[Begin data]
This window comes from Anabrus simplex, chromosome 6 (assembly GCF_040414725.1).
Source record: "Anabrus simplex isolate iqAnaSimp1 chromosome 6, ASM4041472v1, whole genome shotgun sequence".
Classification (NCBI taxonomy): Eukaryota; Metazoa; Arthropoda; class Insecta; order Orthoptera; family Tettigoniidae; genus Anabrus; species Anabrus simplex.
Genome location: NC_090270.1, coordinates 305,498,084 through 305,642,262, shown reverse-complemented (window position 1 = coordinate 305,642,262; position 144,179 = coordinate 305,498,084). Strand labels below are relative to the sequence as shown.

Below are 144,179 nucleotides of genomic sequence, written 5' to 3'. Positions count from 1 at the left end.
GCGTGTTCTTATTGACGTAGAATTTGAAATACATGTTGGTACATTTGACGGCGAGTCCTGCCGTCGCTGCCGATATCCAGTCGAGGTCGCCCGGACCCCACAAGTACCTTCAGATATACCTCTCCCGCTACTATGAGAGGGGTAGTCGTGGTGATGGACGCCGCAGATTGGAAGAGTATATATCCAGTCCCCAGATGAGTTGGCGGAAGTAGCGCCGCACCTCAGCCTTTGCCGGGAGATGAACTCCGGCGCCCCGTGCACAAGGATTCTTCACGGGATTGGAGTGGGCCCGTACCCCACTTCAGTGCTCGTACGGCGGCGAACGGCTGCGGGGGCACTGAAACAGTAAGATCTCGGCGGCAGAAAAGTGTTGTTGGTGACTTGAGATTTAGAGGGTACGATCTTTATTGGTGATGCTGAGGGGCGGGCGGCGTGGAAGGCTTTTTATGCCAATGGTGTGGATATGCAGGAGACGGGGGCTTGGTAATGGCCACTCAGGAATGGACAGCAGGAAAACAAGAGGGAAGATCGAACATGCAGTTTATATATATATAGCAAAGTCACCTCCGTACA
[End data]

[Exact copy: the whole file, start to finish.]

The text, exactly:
This window comes from Anabrus simplex, chromosome 6 (assembly GCF_040414725.1).
Source record: "Anabrus simplex isolate iqAnaSimp1 chromosome 6, ASM4041472v1, whole genome shotgun sequence".
Classification (NCBI taxonomy): Eukaryota; Metazoa; Arthropoda; class Insecta; order Orthoptera; family Tettigoniidae; genus Anabrus; species Anabrus simplex.
Genome location: NC_090270.1, coordinates 305,498,084 through 305,642,262, shown reverse-complemented (window position 1 = coordinate 305,642,262; position 144,179 = coordinate 305,498,084). Strand labels below are relative to the sequence as shown.

Below are 144,179 nucleotides of genomic sequence, written 5' to 3'. Positions count from 1 at the left end.
GCGTGTTCTTATTGACGTAGAATTTGAAATACATGTTGGTACATTTGACGGCGAGTCCTGCCGTCGCTGCCGATATCCAGTCGAGGTCGCCCGGACCCCACAAGTACCTTCAGATATACCTCTCCCGCTACTATGAGAGGGGTAGTCGTGGTGATGGACGCCGCAGATTGGAAGAGTATATATCCAGTCCCCAGATGAGTTGGCGGAAGTAGCGCCGCACCTCAGCCTTTGCCGGGAGATGAACTCCGGCGCCCCGTGCACAAGGATTCTTCACGGGATTGGAGTGGGCCCGTACCCCACTTCAGTGCTCGTACGGCGGCGAACGGCTGCGGGGGCACTGAAACAGTAAGATCTCGGCGGCAGAAAAGTGTTGTTGGTGACTTGAGATTTAGAGGGTACGATCTTTATTGGTGATGCTGAGGGGCGGGCGGCGTGGAAGGCTTTTTATGCCAATGGTGTGGATATGCAGGAGACGGGGGCTTGGTAATGGCCACTCAGGAATGGACAGCAGGAAAACAAGAGGGAAGATCGAACATGCAGTTTATATATATATAGCAAAGTCACCTCCGTACA